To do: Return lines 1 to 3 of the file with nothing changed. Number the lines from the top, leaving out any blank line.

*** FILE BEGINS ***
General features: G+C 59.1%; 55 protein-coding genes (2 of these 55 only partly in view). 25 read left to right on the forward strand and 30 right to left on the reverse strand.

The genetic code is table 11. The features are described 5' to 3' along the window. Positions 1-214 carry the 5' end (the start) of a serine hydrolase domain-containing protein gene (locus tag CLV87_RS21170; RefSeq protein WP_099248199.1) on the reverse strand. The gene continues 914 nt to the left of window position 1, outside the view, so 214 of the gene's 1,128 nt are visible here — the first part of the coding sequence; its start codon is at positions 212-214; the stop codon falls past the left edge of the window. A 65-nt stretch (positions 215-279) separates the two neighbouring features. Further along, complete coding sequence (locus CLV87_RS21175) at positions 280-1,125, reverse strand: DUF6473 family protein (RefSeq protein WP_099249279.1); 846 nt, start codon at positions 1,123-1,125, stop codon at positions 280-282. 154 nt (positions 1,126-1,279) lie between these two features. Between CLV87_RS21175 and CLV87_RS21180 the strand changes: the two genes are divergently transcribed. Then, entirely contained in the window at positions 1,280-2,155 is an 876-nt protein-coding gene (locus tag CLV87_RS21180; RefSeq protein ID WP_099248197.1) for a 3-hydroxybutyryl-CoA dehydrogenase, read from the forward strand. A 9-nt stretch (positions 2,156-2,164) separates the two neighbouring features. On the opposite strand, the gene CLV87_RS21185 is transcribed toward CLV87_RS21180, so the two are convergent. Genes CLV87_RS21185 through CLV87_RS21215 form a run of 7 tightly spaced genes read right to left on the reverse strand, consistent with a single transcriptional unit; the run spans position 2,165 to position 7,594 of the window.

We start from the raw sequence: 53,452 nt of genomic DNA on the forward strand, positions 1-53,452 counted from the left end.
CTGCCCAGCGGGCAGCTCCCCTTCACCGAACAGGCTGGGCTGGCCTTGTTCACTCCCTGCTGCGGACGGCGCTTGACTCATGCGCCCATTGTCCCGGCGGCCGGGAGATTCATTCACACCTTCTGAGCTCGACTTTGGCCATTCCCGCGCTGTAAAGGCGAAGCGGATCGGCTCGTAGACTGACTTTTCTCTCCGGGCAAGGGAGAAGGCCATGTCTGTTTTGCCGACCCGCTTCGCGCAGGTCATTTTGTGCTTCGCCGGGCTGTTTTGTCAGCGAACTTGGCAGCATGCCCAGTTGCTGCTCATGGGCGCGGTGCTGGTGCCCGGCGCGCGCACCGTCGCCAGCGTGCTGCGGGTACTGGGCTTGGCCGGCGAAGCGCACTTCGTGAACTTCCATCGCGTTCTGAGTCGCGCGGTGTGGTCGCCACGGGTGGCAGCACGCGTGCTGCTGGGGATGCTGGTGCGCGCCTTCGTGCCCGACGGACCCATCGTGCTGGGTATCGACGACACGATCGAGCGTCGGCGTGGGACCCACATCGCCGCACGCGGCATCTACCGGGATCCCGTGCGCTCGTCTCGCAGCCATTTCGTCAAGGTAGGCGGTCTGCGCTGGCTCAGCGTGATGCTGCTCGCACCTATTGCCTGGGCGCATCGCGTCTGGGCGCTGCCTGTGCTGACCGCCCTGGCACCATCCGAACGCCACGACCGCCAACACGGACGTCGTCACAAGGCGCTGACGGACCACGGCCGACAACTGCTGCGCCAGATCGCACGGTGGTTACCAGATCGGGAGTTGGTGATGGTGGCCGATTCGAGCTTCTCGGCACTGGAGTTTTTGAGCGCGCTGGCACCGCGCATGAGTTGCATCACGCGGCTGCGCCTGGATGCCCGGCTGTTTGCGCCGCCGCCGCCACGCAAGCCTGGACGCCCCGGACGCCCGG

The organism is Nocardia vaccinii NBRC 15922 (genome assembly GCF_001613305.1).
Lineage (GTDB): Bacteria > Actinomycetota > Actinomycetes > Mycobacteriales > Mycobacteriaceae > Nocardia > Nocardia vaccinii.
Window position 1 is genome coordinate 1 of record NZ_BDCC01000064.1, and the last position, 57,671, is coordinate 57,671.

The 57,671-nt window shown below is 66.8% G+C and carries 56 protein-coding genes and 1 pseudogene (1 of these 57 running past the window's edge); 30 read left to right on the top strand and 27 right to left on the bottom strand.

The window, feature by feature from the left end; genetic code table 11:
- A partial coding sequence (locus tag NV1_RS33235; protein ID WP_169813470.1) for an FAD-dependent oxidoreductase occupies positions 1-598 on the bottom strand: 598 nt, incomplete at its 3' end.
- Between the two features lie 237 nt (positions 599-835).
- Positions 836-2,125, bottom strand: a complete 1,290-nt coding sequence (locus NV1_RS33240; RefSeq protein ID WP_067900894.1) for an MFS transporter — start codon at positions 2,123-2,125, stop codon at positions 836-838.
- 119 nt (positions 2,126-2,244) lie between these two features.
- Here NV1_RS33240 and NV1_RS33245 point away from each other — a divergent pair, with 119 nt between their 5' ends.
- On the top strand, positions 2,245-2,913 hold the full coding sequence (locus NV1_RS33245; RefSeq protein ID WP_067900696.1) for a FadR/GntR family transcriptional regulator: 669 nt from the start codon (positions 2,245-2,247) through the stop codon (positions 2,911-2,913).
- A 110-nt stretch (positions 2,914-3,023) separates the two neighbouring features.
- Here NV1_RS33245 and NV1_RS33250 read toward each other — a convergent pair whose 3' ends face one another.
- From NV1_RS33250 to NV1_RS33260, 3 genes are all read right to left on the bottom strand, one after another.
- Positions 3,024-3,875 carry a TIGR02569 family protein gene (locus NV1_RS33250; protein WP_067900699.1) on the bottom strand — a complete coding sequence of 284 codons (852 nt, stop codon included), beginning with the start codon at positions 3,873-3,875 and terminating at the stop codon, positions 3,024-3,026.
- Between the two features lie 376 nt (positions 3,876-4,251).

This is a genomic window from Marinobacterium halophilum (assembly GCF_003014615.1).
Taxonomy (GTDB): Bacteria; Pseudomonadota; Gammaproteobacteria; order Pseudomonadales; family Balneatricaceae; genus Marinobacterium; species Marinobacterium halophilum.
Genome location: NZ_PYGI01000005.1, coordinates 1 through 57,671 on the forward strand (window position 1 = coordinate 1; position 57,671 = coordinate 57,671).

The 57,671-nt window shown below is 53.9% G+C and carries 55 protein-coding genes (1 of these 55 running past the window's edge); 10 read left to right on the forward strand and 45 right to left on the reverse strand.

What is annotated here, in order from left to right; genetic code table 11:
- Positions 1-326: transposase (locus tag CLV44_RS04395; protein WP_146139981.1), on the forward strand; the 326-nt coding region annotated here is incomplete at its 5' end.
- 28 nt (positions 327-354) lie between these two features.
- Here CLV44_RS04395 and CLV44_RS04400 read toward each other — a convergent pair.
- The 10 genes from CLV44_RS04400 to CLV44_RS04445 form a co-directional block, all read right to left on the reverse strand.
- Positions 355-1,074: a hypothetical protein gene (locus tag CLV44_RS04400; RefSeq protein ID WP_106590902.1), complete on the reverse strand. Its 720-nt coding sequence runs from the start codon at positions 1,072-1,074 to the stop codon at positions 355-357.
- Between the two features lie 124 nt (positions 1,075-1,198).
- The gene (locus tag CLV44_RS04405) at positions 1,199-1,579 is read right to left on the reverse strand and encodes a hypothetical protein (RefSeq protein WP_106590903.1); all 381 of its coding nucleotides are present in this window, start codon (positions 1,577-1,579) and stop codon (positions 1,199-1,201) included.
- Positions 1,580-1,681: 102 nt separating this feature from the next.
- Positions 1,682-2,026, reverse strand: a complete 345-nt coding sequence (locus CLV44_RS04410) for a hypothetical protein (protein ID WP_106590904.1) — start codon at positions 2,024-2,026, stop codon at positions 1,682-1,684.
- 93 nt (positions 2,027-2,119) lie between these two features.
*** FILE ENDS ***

General features: G+C 59.1%; 55 protein-coding genes (2 of these 55 only partly in view). 25 read left to right on the forward strand and 30 right to left on the reverse strand.

The genetic code is table 11. The features are described 5' to 3' along the window. Positions 1-214 carry the 5' end (the start) of a serine hydrolase domain-containing protein gene (locus tag CLV87_RS21170; RefSeq protein WP_099248199.1) on the reverse strand. The gene continues 914 nt to the left of window position 1, outside the view, so 214 of the gene's 1,128 nt are visible here — the first part of the coding sequence; its start codon is at positions 212-214; the stop codon falls past the left edge of the window. A 65-nt stretch (positions 215-279) separates the two neighbouring features. Further along, complete coding sequence (locus CLV87_RS21175) at positions 280-1,125, reverse strand: DUF6473 family protein (RefSeq protein WP_099249279.1); 846 nt, start codon at positions 1,123-1,125, stop codon at positions 280-282. 154 nt (positions 1,126-1,279) lie between these two features. Between CLV87_RS21175 and CLV87_RS21180 the strand changes: the two genes are divergently transcribed. Then, entirely contained in the window at positions 1,280-2,155 is an 876-nt protein-coding gene (locus tag CLV87_RS21180; RefSeq protein ID WP_099248197.1) for a 3-hydroxybutyryl-CoA dehydrogenase, read from the forward strand. A 9-nt stretch (positions 2,156-2,164) separates the two neighbouring features. On the opposite strand, the gene CLV87_RS21185 is transcribed toward CLV87_RS21180, so the two are convergent. Genes CLV87_RS21185 through CLV87_RS21215 form a run of 7 tightly spaced genes read right to left on the reverse strand, consistent with a single transcriptional unit; the run spans position 2,165 to position 7,594 of the window.

We start from the raw sequence: 53,452 nt of genomic DNA on the forward strand, positions 1-53,452 counted from the left end.